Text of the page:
Image courtesy of Target
The worst of last year’s supply chain crisis is over, yet shipping delays and port bottlenecks during the latter stages of 2021 continue to leave retailers with limited supply.
At the same time, inflation rates have risen by an average of 7% over the last year and temporary fixes to the supply chain haven’t cooled rising prices. In fact, the price of goods is expected to rise for the rest of 2022 even if factories completely reopen and the effects of the pandemic subside.
“In the last two years, we’ve seen retail sales grow by over 21%, so to put that in perspective, that is like adding 50 million Americans to the retail economy in terms of demand, and it is really, really, really hard for the supply chain to keep pace,” NRF VP of Research Development and Industry Analysis Mark Matthews said on the “Retail Gets Real” podcast.
And if that wasn’t enough, Russia and Ukraine’s geopolitical conflict in Europe has driven record-high oil prices and a turbulent retail market exasperated by brands pulling their businesses out of Russia.
For industry leaders in the U.S., learning how to navigate these challenges has never felt so important.
Retailers that’ve been through it before
In February, Walmart reported that its supply chain costs were $400 million more than expected—and in March, Target said its cost increases will impact the entire first half of the year, at least.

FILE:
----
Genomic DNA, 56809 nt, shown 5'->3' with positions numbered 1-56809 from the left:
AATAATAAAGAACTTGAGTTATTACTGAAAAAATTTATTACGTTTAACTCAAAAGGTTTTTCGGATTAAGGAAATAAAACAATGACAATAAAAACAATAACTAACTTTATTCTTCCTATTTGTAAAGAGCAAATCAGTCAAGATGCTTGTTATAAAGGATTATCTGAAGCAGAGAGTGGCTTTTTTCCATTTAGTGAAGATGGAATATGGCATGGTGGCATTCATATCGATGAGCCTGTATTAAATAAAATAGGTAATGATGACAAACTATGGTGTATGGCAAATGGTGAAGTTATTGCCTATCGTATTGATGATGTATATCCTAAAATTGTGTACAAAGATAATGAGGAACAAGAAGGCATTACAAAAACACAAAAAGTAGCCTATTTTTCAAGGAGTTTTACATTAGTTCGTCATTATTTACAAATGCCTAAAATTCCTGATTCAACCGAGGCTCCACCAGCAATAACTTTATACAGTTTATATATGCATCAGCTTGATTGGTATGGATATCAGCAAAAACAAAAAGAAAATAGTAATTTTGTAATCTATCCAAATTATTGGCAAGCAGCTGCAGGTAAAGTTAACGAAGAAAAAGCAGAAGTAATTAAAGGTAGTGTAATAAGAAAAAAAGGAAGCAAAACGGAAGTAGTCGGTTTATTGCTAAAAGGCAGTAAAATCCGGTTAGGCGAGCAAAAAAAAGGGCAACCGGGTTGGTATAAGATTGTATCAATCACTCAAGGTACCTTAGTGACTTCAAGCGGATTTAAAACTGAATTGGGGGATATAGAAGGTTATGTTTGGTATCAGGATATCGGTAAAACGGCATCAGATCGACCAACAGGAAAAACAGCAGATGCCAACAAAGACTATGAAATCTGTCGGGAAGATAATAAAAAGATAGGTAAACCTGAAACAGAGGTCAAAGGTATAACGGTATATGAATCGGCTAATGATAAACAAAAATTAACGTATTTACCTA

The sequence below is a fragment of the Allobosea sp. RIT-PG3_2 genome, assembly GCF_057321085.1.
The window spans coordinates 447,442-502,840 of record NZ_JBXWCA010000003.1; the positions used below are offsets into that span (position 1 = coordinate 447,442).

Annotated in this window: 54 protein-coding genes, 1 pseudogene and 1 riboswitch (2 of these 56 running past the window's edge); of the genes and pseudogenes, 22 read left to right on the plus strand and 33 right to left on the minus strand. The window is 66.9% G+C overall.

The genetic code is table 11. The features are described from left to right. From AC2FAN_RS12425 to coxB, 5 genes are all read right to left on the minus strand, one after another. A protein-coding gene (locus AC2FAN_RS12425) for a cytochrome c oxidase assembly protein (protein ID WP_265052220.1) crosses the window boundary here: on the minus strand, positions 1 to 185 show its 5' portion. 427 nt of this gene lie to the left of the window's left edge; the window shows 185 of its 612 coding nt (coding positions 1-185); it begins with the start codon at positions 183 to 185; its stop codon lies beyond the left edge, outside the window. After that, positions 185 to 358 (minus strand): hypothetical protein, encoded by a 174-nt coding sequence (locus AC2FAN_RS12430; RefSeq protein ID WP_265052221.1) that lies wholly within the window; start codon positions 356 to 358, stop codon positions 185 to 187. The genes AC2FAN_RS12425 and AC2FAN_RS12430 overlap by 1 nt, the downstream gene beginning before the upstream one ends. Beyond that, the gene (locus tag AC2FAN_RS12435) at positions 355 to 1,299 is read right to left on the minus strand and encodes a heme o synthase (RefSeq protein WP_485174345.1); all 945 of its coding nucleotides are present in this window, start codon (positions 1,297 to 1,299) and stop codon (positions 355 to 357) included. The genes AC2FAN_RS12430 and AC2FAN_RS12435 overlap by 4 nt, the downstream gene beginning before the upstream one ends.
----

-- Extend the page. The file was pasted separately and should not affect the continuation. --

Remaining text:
“During periods of inflation like this, middle-income families, lower-middle-income families, even wealthier families become more price-sensitive,” said Walmart CEO Doug McMillion.
There is, however, reason to believe companies as large as Walmart, Target, and Amazon were prepared for supply chain shortages as well as the recent hike in inflation. Each of these retailers experienced significant growth in 2020, so when disruption came last year, their immense scale and improved financial resources allowed them to absorb most of the damage.
“We’ve been through this before. And we run with inflation around the world all the time. Inflation is a different environment in the U.S. right now than it has been in recent times for sure, but we’ve [dealt] with inflation [before] and understand what that looks like,” McMillion added.
In Amazon’s case, meeting supply chain challenges head-on looked quite the same. Brian Olsavsky, Amazon’s CFO, argues their team was able to anticipate supply chain issues, work with vendors to secure inventory, and expand port and vessel capacity before bottlenecks hindered the rest of the industry.